House debates

Thursday, 6 December 2018

Motions

Energy

3:17 pm

Photo of Christian PorterChristian Porter (Pearce, Liberal Party, Attorney-General) Share this | Hansard source

The member for McMahon used the words 'cheap political stunt'. That is like Darth Vader giving a parenting class—having them accuse anyone in this place of a cheap political stunt. Let's work out why they are trying to suspend standing orders at exactly the time that they did, during question time. It is because they did not want to face another question on border protection. There is a stunt going on, and it is one that they've orchestrated in the other place. There'll be a price for that stunt, and it won't be cheap. That's why they are here now trying to divert attention away from the fact that their own stunt is blowing up in their face. Every Australian is being reminded of the absolute diabolical tragedy that occurred under their watch, under their policies. And what's the stunt that's going on? They are up there now trying to have a home affairs bill, in the portfolio of which I have stewardship at the moment—polluted with amendments that relate to medical transfer from Nauru—brought back down to this House. Why are they doing that? To try to cause some modest procedural embarrassment to the government. What's the price of that? The price of that is to fundamentally destroy one of the three central pillars of a policy that has stopped children drowning at sea. That's why they're quiet now, that's why they were quiet in question time and that's why they've moved this suspension of standing orders motion—so they wouldn't have to hear it anymore. Well, they're going to hear it a little bit more.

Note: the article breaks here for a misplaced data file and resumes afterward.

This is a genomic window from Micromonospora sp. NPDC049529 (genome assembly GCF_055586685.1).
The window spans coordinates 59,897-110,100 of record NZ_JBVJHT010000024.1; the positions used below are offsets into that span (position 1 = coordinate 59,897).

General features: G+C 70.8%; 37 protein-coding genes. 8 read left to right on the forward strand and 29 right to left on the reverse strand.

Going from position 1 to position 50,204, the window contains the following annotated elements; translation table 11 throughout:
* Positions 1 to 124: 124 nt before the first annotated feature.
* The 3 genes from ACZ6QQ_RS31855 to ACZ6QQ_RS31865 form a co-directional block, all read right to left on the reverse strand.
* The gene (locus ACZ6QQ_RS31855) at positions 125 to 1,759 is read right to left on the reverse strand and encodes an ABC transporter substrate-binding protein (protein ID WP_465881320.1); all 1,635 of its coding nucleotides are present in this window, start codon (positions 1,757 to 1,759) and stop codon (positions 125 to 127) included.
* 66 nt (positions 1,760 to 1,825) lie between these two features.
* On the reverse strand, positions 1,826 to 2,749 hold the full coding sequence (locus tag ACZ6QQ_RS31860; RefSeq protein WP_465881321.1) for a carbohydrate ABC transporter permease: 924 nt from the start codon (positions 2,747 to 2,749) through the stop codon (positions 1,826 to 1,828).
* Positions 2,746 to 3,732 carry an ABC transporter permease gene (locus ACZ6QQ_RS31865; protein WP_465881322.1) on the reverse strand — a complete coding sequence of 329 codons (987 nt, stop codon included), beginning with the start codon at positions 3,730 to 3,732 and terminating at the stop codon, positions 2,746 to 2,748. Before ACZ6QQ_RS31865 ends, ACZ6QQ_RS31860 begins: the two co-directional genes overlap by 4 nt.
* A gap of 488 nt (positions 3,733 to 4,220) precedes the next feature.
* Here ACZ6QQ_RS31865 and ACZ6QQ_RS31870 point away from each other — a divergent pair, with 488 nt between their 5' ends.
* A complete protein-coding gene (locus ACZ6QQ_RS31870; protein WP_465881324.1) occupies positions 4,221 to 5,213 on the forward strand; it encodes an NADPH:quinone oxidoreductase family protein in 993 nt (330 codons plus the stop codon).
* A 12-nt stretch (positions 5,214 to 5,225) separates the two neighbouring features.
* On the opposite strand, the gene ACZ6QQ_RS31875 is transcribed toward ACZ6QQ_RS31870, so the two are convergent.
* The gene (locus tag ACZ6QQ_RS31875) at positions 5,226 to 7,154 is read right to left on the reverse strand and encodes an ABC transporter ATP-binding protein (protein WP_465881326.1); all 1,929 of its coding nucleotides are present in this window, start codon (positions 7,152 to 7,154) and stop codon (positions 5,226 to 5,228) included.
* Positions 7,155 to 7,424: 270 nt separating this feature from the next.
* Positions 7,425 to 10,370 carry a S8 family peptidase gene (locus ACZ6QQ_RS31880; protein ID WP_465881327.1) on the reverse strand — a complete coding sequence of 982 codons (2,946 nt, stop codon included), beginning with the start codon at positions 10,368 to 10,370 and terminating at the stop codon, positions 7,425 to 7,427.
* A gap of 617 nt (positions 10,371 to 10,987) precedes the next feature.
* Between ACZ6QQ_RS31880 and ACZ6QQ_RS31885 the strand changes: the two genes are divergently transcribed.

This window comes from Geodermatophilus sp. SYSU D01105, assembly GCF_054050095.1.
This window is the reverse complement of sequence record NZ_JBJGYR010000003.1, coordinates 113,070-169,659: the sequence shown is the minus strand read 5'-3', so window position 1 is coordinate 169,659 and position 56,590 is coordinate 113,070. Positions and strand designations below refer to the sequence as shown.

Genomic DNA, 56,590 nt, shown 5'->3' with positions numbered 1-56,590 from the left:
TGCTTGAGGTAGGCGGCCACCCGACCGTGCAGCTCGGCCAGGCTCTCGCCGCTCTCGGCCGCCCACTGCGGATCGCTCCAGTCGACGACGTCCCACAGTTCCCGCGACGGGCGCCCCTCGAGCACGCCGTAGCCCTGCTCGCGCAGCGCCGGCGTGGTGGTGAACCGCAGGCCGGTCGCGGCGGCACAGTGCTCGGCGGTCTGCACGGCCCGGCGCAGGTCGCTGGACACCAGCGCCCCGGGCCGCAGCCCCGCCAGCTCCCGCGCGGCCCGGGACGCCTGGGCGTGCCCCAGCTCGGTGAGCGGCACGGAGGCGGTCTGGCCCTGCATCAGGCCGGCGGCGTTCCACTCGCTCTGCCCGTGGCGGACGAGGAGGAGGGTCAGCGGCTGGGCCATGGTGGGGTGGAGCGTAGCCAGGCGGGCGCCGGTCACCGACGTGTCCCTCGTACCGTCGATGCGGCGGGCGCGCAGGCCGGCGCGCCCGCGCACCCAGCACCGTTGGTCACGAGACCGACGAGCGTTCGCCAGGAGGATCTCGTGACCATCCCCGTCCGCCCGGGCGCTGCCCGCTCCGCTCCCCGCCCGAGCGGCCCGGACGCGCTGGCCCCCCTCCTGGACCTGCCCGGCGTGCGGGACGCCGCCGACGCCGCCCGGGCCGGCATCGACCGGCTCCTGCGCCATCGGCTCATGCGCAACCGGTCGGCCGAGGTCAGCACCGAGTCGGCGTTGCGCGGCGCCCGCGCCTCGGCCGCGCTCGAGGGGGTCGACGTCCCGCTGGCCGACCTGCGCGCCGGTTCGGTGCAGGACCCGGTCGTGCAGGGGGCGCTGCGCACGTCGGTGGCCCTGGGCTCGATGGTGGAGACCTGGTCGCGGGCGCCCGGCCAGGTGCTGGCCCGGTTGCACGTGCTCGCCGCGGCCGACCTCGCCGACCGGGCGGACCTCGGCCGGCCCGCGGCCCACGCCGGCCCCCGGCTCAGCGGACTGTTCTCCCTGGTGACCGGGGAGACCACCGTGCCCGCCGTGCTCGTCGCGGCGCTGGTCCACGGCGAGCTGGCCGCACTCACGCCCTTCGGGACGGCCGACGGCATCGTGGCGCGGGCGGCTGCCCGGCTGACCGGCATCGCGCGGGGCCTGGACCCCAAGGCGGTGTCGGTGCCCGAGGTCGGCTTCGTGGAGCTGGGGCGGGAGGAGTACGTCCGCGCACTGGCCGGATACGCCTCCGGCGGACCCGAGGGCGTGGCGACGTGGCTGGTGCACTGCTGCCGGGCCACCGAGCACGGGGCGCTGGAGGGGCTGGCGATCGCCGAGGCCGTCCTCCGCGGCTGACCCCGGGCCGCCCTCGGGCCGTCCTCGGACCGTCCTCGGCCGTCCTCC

And let's talk about what an utter and diabolical disaster their policy was. There's a place in WA called Geraldton, 2½ thousand kilometres from Christmas Island. On 10 April 2013, 2½ thousand kilometres from Christmas Island and in fact not very far from Perth—a holiday destination for people who live in Perth—would you believe the surprise of the people in Geraldton who were having cups of tea, literally, at the cafe when they looked up and saw an asylum-seeker vessel with 66 men, women and children arrive at the doorstep of Geraldton? And do you know what? They were the lucky ones, because they made it here. They also, of course, ended up in detention, including the children, but there were so many who drowned at sea. That's why we've got this stunt. That's why we've had stunts all week—because it's blown up in their faces. Bring your bill back down here. Let's talk about it. Let's debate it. Let's remind every Australian what it is that you did, what it is that you were responsible for. Because if you support and align with the crossbench, if you do that to revert to the policies that you had, the inevitable result is drownings at sea. We will never, ever let that happen again. Do you know what happened when that boat arrived at Geraldton? The member was the minister. The home affairs minister at the time released a press release. Do you know what it said? He said that they would respond to the arrival. Well, thank you very much. Everyone must have been breathing a sigh of relief. They would respond to the arrival of 66 people—the lucky ones who made it; the lucky ones who ended up in detention; the children that ended up in detention, 8,000 of them.